The hitch is that you'd be trying to log time under FAA part 61 rules, and 61.31 requires anyone who "acts" as pilot in command of a turbojet-powered airplane (e.g. a WSO flying a Strike Eagle from the back seat) must have a type rating.  Since many military aircraft do not have civilian type ratings available, the FAA considers the AF's instrument-checkride Form 8 to be the same as a type rating.

So...since WSOs don't get an instrument check F8, how would you explain to an FAA inspector (or someone interviewing you for a flying job later on down the line) how you were qualified to fly the thing under FAA rules?

The bottom line is, as Toro mentioned, these days there's no pilot logbook value of WSO time.  Now, most employers will see back seat time as important airmanship experience, and will consider that strongly to the benefit of you as a pilot, but the numbers won't count toward any required pilot experience.

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Ya'll hit the nail on the head. If there's no time to log then that's the answer I was after. I've heard rumors that guys could log IFR time but Hacker clarified it, can't log IFR time without the type rating or form 8 equivalent.

'Preciate it.

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Rehack...

Any PPL folks log "dual received" during T6 training at UCT purely for the sake of boosting total time?

if this is a stupid rehack my bad...

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On 3/22/2017 at 4:33 AM, Toro said:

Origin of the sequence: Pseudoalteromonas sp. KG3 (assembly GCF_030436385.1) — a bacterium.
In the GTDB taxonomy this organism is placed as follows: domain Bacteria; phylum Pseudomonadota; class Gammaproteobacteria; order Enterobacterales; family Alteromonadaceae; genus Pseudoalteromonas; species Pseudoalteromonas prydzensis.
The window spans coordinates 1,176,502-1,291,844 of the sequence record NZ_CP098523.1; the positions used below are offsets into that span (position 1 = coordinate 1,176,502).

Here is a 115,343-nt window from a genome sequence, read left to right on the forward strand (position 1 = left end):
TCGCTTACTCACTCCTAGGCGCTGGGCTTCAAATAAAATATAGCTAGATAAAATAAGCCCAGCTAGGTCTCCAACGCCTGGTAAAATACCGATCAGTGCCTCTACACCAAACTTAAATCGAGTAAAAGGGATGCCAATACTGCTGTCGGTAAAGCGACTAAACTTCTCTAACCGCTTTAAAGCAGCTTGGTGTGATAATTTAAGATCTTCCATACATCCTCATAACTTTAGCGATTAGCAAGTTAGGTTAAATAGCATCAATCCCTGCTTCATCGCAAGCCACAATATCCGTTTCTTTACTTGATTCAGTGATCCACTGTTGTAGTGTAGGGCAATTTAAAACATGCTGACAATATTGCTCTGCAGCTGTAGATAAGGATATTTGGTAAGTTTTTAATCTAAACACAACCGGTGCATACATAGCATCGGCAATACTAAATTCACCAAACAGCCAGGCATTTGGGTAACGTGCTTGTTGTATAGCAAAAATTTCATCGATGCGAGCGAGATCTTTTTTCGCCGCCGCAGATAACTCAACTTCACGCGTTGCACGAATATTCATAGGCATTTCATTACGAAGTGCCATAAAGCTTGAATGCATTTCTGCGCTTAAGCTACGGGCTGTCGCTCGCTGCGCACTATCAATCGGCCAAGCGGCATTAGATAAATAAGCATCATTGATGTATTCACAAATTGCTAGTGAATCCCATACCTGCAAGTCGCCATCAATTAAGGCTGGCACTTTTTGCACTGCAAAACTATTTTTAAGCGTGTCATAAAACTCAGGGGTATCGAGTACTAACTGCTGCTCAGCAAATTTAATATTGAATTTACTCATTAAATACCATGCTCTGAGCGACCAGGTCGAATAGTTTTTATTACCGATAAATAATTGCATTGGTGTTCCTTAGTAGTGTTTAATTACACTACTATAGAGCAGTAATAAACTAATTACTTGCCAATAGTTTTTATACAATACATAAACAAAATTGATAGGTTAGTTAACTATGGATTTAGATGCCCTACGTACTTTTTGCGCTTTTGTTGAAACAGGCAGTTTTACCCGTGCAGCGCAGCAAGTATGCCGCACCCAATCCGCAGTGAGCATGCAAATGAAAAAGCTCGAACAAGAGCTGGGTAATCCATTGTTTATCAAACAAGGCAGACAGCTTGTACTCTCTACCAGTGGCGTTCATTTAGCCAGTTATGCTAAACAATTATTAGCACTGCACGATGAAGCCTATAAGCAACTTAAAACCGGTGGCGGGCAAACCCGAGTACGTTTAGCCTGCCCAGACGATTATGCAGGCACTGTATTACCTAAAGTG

There's no time category that you could log as a WSO that would be beneficial.

I really don't remember the details, but I've met at least two Navy S-3 NFO's (WSO's) that parlayed their NFO time into something relevant and were hired by a Regional airline.  If I can recall who it is that knows them, I'll see if I can get the details and post it. 

I also know a Tomcat NFO that is a pilot for a Major airline.  I'll have to ask him how he got his time, since the Tomcat didn't have a stick in the RCP.  

Any PPL folks log "dual received" during T6 training at UCT purely for the sake of boosting total time?

If you have your FAA PPL, I believe you can log it.  

Hacker?  I figure you might know the answer on this one better than me.  

Edited by HuggyU2
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10 hours ago, HuggyU2 said:

I also know a Tomcat NFO that is a pilot for a Major airline.  I'll have to ask him how he got his time, since the Tomcat didn't have a stick in the RCP. 

There is also a former Tomcat RIO who is currently a FedEx Captain.  He got much of his time by buying/owning a light twin while he was stationed out at Miramar and CFI'ing and prepping separating front-seaters for ATP checkrides!

Regarding the T-6 time as a UCT stud, I say 100% valid to log both as dual received and total time.